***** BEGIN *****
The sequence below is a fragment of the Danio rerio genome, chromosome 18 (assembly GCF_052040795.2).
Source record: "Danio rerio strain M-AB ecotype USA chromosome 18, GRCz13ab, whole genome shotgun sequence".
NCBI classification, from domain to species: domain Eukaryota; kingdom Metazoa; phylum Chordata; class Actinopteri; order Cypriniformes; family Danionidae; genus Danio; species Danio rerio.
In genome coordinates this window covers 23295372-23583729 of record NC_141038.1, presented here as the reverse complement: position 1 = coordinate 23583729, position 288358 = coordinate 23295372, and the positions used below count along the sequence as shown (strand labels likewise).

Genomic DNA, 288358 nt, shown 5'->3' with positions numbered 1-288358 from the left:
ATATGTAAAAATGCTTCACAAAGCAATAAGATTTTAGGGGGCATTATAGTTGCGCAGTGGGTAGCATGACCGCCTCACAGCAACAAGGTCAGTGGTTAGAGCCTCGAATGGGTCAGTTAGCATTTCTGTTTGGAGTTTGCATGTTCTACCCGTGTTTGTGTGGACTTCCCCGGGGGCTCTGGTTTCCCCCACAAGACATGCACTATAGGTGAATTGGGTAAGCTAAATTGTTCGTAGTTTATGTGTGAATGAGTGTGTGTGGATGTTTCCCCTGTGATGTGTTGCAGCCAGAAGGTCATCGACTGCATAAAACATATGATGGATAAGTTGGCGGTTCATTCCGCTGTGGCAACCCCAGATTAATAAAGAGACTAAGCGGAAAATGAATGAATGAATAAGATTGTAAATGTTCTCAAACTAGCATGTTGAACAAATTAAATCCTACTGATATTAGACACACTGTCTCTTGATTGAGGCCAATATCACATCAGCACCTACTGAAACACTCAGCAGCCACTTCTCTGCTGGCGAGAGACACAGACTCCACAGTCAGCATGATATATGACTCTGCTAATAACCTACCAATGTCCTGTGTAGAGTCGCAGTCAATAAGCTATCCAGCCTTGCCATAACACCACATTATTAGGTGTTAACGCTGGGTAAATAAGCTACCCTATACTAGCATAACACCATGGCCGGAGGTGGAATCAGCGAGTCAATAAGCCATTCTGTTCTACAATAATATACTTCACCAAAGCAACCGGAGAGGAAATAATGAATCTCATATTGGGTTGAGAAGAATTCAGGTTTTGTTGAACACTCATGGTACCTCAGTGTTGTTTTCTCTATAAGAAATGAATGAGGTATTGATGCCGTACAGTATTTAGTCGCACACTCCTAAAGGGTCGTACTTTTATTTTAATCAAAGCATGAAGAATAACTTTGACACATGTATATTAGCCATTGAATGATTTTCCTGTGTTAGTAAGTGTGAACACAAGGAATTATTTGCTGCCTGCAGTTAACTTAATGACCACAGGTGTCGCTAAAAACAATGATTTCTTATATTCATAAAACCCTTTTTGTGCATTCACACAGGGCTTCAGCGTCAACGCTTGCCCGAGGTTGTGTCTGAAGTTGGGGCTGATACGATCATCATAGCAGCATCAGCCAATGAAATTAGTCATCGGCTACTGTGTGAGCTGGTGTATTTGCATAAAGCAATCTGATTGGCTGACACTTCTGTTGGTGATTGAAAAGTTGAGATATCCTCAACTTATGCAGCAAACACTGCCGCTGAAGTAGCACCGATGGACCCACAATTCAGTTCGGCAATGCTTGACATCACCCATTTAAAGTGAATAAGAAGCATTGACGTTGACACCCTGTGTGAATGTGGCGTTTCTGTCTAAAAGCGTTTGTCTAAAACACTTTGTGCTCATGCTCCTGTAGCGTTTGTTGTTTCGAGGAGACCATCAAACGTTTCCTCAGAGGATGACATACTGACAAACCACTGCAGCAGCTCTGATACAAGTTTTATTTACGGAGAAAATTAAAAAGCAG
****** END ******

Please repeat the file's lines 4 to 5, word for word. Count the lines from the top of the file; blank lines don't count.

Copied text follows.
In genome coordinates this window covers 23295372-23583729 of record NC_141038.1, presented here as the reverse complement: position 1 = coordinate 23583729, position 288358 = coordinate 23295372, and the positions used below count along the sequence as shown (strand labels likewise).

Genomic DNA, 288358 nt, shown 5'->3' with positions numbered 1-288358 from the left: